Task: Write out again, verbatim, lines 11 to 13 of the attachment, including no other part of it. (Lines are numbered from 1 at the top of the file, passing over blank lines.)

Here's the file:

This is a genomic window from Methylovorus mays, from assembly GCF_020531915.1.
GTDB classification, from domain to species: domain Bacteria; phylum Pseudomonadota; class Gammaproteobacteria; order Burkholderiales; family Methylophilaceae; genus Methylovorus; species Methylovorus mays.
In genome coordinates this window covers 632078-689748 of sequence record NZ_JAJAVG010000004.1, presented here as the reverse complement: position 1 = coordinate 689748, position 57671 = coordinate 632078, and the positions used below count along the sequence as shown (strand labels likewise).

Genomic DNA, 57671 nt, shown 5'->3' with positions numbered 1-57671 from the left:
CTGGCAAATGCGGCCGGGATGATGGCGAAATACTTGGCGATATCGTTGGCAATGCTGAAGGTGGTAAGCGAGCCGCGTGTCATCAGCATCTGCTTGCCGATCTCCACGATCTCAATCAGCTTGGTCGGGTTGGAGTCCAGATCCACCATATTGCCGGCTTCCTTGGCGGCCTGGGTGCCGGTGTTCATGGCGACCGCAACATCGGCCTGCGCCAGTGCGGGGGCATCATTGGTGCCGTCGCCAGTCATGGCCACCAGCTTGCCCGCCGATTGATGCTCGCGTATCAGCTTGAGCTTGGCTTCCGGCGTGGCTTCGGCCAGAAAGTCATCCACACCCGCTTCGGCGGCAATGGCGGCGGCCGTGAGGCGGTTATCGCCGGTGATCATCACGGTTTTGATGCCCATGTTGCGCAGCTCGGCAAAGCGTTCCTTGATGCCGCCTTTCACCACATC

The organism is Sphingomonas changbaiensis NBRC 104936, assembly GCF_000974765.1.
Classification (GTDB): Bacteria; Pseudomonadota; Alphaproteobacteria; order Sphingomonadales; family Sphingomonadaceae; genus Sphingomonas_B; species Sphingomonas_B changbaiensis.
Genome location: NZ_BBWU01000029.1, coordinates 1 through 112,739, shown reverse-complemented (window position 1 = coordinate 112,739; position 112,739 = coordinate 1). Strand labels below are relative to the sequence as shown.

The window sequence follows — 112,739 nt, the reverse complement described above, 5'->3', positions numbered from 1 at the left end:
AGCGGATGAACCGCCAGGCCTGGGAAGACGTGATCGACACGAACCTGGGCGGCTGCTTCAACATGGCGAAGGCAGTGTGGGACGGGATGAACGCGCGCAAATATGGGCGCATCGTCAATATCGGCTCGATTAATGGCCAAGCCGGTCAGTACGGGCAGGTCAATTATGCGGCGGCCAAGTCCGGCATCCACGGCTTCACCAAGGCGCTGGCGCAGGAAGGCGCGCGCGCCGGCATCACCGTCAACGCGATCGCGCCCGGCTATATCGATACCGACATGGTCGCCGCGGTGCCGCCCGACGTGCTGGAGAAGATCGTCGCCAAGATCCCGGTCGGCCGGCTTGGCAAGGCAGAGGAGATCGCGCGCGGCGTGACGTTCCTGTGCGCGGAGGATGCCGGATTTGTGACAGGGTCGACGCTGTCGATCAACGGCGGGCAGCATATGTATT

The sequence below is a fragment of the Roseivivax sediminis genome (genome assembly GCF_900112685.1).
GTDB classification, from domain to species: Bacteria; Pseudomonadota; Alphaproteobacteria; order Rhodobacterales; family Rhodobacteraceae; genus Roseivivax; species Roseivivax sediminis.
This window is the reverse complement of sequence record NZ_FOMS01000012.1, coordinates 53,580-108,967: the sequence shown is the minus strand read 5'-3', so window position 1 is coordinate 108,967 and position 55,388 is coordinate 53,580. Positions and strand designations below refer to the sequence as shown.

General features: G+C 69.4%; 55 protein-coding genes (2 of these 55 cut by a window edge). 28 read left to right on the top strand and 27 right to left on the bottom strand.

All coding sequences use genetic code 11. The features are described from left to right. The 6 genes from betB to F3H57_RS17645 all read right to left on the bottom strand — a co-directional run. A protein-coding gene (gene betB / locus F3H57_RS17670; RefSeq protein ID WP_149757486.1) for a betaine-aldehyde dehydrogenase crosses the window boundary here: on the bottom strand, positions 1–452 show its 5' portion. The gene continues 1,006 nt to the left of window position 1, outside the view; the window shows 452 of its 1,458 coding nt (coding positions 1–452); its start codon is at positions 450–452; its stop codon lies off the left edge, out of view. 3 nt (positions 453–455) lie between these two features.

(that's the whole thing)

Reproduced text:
The sequence below is a fragment of the Roseivivax sediminis genome (genome assembly GCF_900112685.1).
GTDB classification, from domain to species: Bacteria; Pseudomonadota; Alphaproteobacteria; order Rhodobacterales; family Rhodobacteraceae; genus Roseivivax; species Roseivivax sediminis.
This window is the reverse complement of sequence record NZ_FOMS01000012.1, coordinates 53,580-108,967: the sequence shown is the minus strand read 5'-3', so window position 1 is coordinate 108,967 and position 55,388 is coordinate 53,580. Positions and strand designations below refer to the sequence as shown.